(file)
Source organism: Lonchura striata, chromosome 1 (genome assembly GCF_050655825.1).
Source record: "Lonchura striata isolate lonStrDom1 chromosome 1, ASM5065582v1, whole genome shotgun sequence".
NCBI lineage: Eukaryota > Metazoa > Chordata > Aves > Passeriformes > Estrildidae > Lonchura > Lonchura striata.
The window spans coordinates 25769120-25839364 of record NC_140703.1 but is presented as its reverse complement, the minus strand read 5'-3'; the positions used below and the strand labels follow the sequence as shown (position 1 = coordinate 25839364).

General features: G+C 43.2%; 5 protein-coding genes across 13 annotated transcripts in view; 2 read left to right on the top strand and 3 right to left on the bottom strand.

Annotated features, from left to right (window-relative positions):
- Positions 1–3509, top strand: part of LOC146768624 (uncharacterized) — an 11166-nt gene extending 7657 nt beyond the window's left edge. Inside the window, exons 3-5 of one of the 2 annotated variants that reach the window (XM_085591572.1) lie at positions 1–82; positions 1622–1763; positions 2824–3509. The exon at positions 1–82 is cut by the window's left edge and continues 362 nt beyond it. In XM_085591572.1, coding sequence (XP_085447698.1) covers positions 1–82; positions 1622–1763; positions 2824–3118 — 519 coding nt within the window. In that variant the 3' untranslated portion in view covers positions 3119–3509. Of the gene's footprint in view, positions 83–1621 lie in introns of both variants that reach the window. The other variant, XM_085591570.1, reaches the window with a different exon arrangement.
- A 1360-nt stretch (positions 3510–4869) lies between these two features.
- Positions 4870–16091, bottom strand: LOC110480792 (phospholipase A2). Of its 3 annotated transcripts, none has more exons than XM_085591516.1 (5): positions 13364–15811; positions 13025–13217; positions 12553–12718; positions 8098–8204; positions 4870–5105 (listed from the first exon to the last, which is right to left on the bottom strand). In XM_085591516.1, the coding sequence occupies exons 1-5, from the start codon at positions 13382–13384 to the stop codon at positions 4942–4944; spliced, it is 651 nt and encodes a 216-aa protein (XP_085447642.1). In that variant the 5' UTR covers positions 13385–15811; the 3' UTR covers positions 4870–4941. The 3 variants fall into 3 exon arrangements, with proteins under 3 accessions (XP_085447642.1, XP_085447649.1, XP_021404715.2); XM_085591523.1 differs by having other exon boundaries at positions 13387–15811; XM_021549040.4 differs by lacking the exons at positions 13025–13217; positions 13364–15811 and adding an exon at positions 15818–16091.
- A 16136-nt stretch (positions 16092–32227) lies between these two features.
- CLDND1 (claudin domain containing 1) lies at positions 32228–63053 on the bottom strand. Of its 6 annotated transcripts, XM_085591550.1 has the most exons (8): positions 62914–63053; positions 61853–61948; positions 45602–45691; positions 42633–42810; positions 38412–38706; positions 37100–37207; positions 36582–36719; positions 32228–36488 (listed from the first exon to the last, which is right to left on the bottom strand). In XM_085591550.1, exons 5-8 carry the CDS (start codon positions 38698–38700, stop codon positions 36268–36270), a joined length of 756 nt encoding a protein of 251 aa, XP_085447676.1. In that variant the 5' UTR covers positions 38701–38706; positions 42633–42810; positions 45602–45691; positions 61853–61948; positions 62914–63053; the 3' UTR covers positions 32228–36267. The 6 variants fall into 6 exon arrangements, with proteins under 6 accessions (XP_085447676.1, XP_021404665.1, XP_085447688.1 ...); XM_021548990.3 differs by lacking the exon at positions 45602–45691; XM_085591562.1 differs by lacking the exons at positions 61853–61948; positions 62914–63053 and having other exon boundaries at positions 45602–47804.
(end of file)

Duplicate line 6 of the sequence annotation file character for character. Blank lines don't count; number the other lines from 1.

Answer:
Annotated features, from left to right (window-relative positions):